Theatre in the sixteenth century was extremely different from theatre today.
For one thing, there was no curtain like there is today. This made it more
difficult to perform and sometimes playwrights had to add special scenes to
clear everyone from the stage to signify the ending of a scene or act and the
beginning of a new one. Also, the place on the main floor right in front of the
stage (called the pit but now called the orchestra) was the place where the poor
people stood to watch the show and it was the worst place to watch from.
However, in modern theatres, orchestra seats are the most expensive and the best
seats. Another big difference was that there were very few props whereas today
there are many. The kind of props one would"ve found may have included a
curtained area that could"ve been used as an inside room, etc., a balcony that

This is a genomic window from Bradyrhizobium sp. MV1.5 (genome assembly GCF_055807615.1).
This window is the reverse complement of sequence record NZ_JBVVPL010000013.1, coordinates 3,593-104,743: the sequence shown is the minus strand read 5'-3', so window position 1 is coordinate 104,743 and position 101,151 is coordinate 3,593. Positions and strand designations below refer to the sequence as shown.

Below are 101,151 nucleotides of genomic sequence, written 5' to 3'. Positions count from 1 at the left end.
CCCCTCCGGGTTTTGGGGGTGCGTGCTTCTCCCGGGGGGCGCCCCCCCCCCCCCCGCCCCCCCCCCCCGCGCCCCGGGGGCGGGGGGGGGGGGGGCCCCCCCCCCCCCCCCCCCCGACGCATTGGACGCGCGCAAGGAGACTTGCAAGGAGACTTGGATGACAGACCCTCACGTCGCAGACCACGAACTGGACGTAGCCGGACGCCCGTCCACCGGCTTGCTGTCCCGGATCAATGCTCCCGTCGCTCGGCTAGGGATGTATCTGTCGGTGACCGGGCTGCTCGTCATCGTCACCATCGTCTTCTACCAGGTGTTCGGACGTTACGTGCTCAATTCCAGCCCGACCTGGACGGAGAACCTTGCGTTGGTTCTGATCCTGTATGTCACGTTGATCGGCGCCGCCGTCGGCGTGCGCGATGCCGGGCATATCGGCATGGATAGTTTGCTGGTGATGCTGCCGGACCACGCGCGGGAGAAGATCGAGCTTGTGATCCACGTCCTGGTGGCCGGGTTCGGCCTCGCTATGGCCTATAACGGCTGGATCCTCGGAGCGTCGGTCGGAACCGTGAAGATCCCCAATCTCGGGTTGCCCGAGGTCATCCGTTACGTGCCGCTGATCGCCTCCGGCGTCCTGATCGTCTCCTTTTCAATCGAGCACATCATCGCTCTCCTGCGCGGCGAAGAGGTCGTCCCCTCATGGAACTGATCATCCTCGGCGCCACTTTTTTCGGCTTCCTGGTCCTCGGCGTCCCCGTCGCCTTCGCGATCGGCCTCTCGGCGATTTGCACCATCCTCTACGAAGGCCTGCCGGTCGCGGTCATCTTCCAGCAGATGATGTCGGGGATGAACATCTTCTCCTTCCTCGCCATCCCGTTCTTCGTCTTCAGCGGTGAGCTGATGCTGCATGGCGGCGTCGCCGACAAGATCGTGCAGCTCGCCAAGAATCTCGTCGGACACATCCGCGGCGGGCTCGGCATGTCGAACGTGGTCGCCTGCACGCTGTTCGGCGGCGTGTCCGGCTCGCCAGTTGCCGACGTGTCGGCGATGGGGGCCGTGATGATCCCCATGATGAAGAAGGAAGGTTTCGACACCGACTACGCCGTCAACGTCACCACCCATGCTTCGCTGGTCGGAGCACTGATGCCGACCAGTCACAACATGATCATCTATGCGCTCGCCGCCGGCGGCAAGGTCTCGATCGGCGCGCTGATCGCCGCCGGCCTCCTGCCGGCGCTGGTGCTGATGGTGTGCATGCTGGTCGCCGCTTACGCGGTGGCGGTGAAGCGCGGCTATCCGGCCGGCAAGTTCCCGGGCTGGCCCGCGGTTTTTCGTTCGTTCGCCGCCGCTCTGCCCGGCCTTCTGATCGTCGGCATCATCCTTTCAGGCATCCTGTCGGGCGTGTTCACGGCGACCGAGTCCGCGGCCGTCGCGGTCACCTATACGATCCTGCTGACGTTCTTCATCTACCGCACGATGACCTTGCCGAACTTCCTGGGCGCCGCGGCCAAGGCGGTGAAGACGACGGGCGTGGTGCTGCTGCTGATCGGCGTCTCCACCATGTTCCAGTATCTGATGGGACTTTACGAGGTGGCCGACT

could"ve been used as a window or as the deck of a ship, and a trap door that
could've provided a way for ghosts and such to come onto the stage. These may
seem like very simple and primitive things and when compared to what theatres
have today, but in Elizabethan times those simple things helped for many of the
elements in the plays. One other big difference was that there were no female
actors like there are today, therefore a woman"s part had to be played by a
young man who still had a high voice. Theatres have come a long way since the
sixteenth century and there are many more differences between the theatres of
the sixteenth century and the present day theatres.